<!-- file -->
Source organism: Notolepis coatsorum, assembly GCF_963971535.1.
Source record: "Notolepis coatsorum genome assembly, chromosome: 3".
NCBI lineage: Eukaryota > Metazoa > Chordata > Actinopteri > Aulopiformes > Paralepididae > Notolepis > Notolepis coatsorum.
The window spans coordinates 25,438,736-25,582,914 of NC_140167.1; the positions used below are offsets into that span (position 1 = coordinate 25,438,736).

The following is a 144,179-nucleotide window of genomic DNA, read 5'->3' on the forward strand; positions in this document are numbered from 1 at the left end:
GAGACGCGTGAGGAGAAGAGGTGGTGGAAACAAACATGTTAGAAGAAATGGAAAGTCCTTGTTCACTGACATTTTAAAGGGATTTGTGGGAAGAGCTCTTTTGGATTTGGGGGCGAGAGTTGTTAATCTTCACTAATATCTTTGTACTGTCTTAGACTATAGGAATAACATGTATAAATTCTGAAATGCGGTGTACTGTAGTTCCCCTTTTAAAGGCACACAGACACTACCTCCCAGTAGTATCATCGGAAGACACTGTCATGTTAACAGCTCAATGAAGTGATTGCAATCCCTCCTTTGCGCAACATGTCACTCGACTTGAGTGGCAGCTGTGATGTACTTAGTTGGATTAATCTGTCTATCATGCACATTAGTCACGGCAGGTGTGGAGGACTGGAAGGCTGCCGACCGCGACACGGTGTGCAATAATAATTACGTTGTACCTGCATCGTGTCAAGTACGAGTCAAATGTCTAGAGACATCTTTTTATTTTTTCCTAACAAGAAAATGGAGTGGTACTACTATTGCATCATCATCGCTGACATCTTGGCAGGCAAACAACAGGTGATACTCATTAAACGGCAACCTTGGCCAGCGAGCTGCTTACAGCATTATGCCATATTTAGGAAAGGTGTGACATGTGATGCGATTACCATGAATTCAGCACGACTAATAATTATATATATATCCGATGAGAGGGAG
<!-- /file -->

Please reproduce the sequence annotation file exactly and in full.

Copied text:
Source organism: Notolepis coatsorum, assembly GCF_963971535.1.
Source record: "Notolepis coatsorum genome assembly, chromosome: 3".
NCBI lineage: Eukaryota > Metazoa > Chordata > Actinopteri > Aulopiformes > Paralepididae > Notolepis > Notolepis coatsorum.
The window spans coordinates 25,438,736-25,582,914 of NC_140167.1; the positions used below are offsets into that span (position 1 = coordinate 25,438,736).

The following is a 144,179-nucleotide window of genomic DNA, read 5'->3' on the forward strand; positions in this document are numbered from 1 at the left end:
GAGACGCGTGAGGAGAAGAGGTGGTGGAAACAAACATGTTAGAAGAAATGGAAAGTCCTTGTTCACTGACATTTTAAAGGGATTTGTGGGAAGAGCTCTTTTGGATTTGGGGGCGAGAGTTGTTAATCTTCACTAATATCTTTGTACTGTCTTAGACTATAGGAATAACATGTATAAATTCTGAAATGCGGTGTACTGTAGTTCCCCTTTTAAAGGCACACAGACACTACCTCCCAGTAGTATCATCGGAAGACACTGTCATGTTAACAGCTCAATGAAGTGATTGCAATCCCTCCTTTGCGCAACATGTCACTCGACTTGAGTGGCAGCTGTGATGTACTTAGTTGGATTAATCTGTCTATCATGCACATTAGTCACGGCAGGTGTGGAGGACTGGAAGGCTGCCGACCGCGACACGGTGTGCAATAATAATTACGTTGTACCTGCATCGTGTCAAGTACGAGTCAAATGTCTAGAGACATCTTTTTATTTTTTCCTAACAAGAAAATGGAGTGGTACTACTATTGCATCATCATCGCTGACATCTTGGCAGGCAAACAACAGGTGATACTCATTAAACGGCAACCTTGGCCAGCGAGCTGCTTACAGCATTATGCCATATTTAGGAAAGGTGTGACATGTGATGCGATTACCATGAATTCAGCACGACTAATAATTATATATATATCCGATGAGAGGGAG